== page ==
Reeves: Expected increase in energy price cap “extremely concerning”

Katie Neame
© UK Parliament/Jessica Taylor

Rachel Reeves has urged the government to “get a grip” on rising energy bills, describing Ofgem’s announcement that the energy price cap is expected to rise to £2,800 as “extremely concerning”.

Ofgem’s chief executive Jonathan Brearley told MPs today that the energy regulator expects to increase the cap on energy bills by more than £800 in October. The cap is currently £1,971, having increased by £693 in April.

The Shadow Chancellor said: “This is extremely concerning and will cause huge worry for families already facing soaring bills and rising inflation. How many more alarm bells does the Chancellor need to hear before he acts?

“The government have got to get a grip on this crisis and to protect families and our economy. Yet again, Labour calls urgently on the government to bring forward an emergency Budget, with a windfall tax on oil and gas producer profits to lower bills for families.”

Appearing before the business, energy and industrial strategy committee, Brearley said the current situation was a “once-in-a-generation event not seen since the oil crisis of the 1970s”.

He told MPs: “I’ll be writing to the Chancellor to give him our latest estimate of the price cap uplift. This is uncertain, we’re only part-way through the price cap window, but we’re expecting a price cap in October in the region of £2,800.”

Brearley explained that conditions have worsened in the global gas market following Russia’s invasion of Ukraine. He said, looking beyond October, Ofgem are “managing between two extreme versions of events”.

“One where the price falls back down to where it was before – for example, if we did see peace in Ukraine. And one where prices could go even further if we were to see, for example, a disruptive interruption of gas from Russia,” he said.

The TUC has released analysis today that found that the projected rise in the price cap will mean that energy bills this year are rising 23 times faster than wages and 38 times faster than benefits.

TUC general secretary Frances O’Grady said: “Millions of families are already at breaking point. But now they face even more bill hikes, while ministers do nothing to make sure wages and Universal Credit keep pace. The Chancellor must provide more help to families now. We need an emergency Budget – it’s time to get on with it.

“The best way to get cash to low and middle-income families fast is through a big boost to Universal Credit. And we need a major programme of energy grants to cut bills – funded through a windfall tax on the profits of energy companies.”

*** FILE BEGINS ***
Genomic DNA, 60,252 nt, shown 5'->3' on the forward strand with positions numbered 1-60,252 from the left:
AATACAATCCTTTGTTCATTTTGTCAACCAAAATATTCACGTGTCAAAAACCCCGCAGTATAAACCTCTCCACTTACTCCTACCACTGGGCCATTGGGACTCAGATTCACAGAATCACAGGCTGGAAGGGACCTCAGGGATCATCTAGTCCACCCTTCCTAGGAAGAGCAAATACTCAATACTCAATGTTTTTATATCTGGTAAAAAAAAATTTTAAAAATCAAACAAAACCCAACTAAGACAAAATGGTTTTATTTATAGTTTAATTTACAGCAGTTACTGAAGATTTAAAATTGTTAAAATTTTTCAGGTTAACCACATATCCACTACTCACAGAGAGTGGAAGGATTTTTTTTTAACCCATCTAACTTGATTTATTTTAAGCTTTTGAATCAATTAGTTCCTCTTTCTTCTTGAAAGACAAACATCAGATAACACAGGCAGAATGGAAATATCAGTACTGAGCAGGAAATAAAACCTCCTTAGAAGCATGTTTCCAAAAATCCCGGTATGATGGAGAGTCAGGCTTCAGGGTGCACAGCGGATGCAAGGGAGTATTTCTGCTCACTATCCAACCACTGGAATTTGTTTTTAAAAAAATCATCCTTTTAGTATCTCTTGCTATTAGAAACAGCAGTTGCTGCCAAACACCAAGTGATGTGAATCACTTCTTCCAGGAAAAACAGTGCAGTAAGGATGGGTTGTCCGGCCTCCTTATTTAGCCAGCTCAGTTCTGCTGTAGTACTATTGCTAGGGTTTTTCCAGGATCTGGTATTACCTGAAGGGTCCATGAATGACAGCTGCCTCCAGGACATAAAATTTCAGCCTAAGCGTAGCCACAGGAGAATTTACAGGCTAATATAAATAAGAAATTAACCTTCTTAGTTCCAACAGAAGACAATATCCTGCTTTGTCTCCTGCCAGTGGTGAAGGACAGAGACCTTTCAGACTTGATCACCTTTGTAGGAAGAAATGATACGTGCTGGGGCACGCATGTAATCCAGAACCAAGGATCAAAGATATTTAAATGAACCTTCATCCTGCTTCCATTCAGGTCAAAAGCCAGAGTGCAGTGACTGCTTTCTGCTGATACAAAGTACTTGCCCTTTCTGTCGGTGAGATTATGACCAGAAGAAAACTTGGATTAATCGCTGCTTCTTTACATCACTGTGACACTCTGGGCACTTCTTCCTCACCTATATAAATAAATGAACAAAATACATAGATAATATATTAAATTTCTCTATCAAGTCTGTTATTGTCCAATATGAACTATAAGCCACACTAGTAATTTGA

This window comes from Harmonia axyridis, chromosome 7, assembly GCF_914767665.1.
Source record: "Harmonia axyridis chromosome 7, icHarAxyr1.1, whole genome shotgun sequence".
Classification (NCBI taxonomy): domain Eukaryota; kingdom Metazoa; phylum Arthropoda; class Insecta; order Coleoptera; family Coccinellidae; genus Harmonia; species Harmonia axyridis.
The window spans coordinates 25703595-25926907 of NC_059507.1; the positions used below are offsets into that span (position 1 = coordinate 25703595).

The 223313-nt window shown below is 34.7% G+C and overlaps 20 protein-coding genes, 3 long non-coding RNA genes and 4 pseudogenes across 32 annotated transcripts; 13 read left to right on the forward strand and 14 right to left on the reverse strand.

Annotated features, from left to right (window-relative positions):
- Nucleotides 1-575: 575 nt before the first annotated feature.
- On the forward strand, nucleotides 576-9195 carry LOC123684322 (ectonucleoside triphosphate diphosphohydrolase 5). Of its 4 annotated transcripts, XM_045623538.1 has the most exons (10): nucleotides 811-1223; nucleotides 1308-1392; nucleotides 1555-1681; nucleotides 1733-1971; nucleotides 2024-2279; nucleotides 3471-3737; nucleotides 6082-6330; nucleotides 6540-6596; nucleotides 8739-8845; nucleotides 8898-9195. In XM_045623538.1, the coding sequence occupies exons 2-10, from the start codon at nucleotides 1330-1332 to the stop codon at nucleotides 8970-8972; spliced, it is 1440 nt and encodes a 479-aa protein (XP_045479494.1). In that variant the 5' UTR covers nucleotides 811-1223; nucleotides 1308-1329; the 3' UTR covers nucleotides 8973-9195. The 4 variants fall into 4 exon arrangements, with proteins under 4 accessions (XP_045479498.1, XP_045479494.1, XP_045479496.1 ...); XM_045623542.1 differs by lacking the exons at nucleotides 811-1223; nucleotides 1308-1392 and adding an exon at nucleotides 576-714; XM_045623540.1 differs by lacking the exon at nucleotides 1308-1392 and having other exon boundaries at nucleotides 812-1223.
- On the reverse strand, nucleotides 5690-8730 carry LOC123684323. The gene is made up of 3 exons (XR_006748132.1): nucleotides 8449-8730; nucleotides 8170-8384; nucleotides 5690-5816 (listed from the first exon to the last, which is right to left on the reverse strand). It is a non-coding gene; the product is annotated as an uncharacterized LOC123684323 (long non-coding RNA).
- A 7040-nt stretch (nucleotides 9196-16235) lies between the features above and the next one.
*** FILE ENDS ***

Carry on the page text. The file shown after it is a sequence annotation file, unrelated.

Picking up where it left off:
Reacting to Ofgem’s announcement, End Fuel Poverty Coalition co-ordinator Simon Francis said: “This news will be utterly devastating for the 6.1 million homes currently in fuel poverty – and for the additional 1.7 million households who will now spend this winter struggling to keep themselves warm.”

He urged ministers to impose a windfall tax on energy production firms, invest in improving the energy efficiency of buildings and focus on delivering a “renewable-led secure energy infrastructure”, saying: “Unless the government acts now, it will have blood on its hands this winter.”

Miriam Brett, director of research and advocacy at Commonwealth, told LabourList: “The decision by Ofgem to allow energy bills to soar higher is unjustifiable. An eye-watering 800 a year increase will plunge millions of households into deeper fuel poverty at a time when so many are already struggling to afford basic necessities.

“Amid rising poverty and widespread insecurity it cannot be right that big energy companies are making vast, unexpected profits from volatile prices. As a matter of urgency, a windfall tax is needed to alleviate the unbearable hardship facing households.

“This crisis is rooted in much deeper, systemic problems embedded in the design of our privatised energy system. Taking the energy sector back into public ownership must be key to delivering energy to households at cost-price, creating more and better-paid jobs and securing a just transition to a green economy.”

Ofgem announced in February that the price cap would increase by £693 from April for customers on default tariffs paying by direct debit, from £1,277 to £1,971 per year. Prepayment customers saw an increase of £708, from £1,309 to £2,017.

Labour has repeatedly called for an emergency Budget to respond to the cost-of-living crisis. It would prioritise cutting domestic energy bills, reducing business rates, scrapping the National Insurance rise, improving home insulation and commissioning the National Crime Agency to recover money lost through fraud.

The opposition party first called for a windfall tax on the excess profits of oil and gas companies in January. It proposes to use the revenue raised to fund a VAT cut on home energy bills and expand the Warm Homes Discount.

Labour tabled amendments to the Queen’s Speech last week calling for a windfall tax and an emergency Budget, both of which were rejected by MPs.

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